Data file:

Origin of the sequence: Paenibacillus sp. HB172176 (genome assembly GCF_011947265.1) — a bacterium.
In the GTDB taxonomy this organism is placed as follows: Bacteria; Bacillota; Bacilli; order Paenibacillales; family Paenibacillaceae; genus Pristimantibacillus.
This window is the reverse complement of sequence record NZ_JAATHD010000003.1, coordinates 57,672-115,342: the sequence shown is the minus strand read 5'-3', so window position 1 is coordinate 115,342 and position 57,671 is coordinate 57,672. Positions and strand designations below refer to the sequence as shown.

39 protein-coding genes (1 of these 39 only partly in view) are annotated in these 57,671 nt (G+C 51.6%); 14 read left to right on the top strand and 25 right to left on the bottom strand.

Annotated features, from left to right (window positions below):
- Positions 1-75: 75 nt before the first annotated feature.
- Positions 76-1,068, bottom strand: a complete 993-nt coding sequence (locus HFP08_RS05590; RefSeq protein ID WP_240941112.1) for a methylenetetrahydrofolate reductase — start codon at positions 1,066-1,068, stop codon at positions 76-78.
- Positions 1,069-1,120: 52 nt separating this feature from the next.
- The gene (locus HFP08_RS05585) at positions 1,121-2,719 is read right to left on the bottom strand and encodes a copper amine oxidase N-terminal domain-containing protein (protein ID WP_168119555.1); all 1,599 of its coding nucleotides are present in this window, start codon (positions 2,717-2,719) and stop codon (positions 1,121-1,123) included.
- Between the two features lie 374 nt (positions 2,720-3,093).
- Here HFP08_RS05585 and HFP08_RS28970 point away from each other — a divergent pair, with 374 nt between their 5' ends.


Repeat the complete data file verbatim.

Origin of the sequence: Paenibacillus sp. HB172176 (genome assembly GCF_011947265.1) — a bacterium.
In the GTDB taxonomy this organism is placed as follows: Bacteria; Bacillota; Bacilli; order Paenibacillales; family Paenibacillaceae; genus Pristimantibacillus.
This window is the reverse complement of sequence record NZ_JAATHD010000003.1, coordinates 57,672-115,342: the sequence shown is the minus strand read 5'-3', so window position 1 is coordinate 115,342 and position 57,671 is coordinate 57,672. Positions and strand designations below refer to the sequence as shown.

39 protein-coding genes (1 of these 39 only partly in view) are annotated in these 57,671 nt (G+C 51.6%); 14 read left to right on the top strand and 25 right to left on the bottom strand.

Annotated features, from left to right (window positions below):
- Positions 1-75: 75 nt before the first annotated feature.
- Positions 76-1,068, bottom strand: a complete 993-nt coding sequence (locus HFP08_RS05590; RefSeq protein ID WP_240941112.1) for a methylenetetrahydrofolate reductase — start codon at positions 1,066-1,068, stop codon at positions 76-78.
- Positions 1,069-1,120: 52 nt separating this feature from the next.
- The gene (locus HFP08_RS05585) at positions 1,121-2,719 is read right to left on the bottom strand and encodes a copper amine oxidase N-terminal domain-containing protein (protein ID WP_168119555.1); all 1,599 of its coding nucleotides are present in this window, start codon (positions 2,717-2,719) and stop codon (positions 1,121-1,123) included.
- Between the two features lie 374 nt (positions 2,720-3,093).
- Here HFP08_RS05585 and HFP08_RS28970 point away from each other — a divergent pair, with 374 nt between their 5' ends.